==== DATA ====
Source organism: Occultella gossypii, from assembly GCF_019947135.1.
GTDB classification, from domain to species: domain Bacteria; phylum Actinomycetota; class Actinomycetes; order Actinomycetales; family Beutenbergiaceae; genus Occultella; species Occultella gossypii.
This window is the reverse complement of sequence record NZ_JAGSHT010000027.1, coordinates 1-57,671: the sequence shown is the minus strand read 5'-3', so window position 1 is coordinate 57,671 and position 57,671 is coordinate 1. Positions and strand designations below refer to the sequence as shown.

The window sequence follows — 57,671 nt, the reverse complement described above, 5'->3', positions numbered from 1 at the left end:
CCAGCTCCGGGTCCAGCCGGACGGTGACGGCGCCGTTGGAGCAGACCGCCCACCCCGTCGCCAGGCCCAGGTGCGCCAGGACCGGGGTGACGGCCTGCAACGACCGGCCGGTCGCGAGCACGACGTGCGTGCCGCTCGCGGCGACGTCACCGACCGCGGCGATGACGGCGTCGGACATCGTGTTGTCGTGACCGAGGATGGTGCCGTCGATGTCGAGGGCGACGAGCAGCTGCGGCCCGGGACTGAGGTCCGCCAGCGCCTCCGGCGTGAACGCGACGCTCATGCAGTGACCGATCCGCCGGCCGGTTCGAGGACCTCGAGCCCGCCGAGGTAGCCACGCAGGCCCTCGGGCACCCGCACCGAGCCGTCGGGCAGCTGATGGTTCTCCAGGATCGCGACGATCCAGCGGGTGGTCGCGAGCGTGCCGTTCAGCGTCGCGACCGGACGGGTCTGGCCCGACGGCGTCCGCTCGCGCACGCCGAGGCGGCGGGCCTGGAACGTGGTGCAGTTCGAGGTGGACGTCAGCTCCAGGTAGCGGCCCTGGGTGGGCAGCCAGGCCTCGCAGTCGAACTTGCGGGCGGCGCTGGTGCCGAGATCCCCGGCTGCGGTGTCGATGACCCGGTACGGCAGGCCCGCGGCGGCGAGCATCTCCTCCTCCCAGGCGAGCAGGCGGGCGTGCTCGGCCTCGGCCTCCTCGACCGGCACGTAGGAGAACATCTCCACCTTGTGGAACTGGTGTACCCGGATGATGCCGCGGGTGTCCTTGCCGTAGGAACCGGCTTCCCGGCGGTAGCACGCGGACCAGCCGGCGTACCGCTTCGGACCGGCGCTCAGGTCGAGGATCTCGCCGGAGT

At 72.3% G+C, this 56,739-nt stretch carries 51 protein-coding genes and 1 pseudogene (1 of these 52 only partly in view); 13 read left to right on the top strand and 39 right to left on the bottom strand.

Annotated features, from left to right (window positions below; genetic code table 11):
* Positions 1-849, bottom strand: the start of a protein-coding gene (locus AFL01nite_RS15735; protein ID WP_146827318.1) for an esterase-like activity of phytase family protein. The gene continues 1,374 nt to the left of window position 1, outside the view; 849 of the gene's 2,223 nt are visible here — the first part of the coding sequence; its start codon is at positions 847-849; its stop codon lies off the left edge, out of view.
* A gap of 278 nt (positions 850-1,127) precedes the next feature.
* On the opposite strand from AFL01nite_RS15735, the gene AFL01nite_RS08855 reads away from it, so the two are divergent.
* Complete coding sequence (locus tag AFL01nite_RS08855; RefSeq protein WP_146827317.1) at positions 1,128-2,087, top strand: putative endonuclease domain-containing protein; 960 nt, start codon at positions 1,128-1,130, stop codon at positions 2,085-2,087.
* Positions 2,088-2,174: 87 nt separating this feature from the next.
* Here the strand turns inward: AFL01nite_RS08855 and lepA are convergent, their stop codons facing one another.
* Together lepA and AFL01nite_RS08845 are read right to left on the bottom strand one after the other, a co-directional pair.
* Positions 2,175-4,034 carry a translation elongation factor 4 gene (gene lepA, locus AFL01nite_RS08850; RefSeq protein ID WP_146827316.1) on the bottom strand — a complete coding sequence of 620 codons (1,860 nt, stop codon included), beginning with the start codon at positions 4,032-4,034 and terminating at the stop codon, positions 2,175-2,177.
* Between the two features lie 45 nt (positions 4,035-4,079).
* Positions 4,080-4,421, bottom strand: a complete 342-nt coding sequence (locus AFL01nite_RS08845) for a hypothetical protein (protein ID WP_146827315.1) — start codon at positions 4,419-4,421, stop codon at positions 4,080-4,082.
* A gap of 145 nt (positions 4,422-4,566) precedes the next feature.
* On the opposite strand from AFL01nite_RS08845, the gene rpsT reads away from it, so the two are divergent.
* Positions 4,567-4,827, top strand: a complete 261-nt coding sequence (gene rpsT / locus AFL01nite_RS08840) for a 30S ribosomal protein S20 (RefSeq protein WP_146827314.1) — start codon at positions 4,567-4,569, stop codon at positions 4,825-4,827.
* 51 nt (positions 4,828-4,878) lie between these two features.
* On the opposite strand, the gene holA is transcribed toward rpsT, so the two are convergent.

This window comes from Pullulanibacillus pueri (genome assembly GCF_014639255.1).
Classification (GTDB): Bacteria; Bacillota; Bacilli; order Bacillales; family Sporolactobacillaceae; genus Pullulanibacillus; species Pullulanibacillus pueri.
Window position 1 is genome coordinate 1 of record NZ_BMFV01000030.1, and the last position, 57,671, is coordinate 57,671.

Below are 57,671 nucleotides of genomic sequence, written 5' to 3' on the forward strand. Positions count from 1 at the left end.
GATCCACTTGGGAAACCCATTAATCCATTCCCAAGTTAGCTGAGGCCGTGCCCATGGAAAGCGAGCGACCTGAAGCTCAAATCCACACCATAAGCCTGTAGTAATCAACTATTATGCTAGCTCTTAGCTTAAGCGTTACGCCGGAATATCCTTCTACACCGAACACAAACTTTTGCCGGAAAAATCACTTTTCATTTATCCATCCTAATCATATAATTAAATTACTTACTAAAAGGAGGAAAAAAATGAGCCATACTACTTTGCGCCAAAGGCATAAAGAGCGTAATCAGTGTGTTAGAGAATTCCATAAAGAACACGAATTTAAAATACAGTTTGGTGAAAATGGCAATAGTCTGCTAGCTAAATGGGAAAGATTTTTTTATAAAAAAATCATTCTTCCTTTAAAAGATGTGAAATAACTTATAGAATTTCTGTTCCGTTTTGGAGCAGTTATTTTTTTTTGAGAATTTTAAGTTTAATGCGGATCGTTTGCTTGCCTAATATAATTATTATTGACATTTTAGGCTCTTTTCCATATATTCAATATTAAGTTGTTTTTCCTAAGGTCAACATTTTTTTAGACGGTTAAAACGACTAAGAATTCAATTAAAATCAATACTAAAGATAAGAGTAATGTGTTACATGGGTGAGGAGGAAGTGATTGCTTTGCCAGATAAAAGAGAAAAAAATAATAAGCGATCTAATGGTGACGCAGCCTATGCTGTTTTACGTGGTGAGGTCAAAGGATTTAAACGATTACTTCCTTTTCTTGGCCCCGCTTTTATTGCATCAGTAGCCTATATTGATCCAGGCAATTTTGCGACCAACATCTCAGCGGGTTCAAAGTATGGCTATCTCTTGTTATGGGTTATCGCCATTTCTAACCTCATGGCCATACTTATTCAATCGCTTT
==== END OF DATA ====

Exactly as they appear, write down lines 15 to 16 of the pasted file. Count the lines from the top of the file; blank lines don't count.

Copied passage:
* Positions 2,175-4,034 carry a translation elongation factor 4 gene (gene lepA, locus AFL01nite_RS08850; RefSeq protein ID WP_146827316.1) on the bottom strand — a complete coding sequence of 620 codons (1,860 nt, stop codon included), beginning with the start codon at positions 4,032-4,034 and terminating at the stop codon, positions 2,175-2,177.
* Between the two features lie 45 nt (positions 4,035-4,079).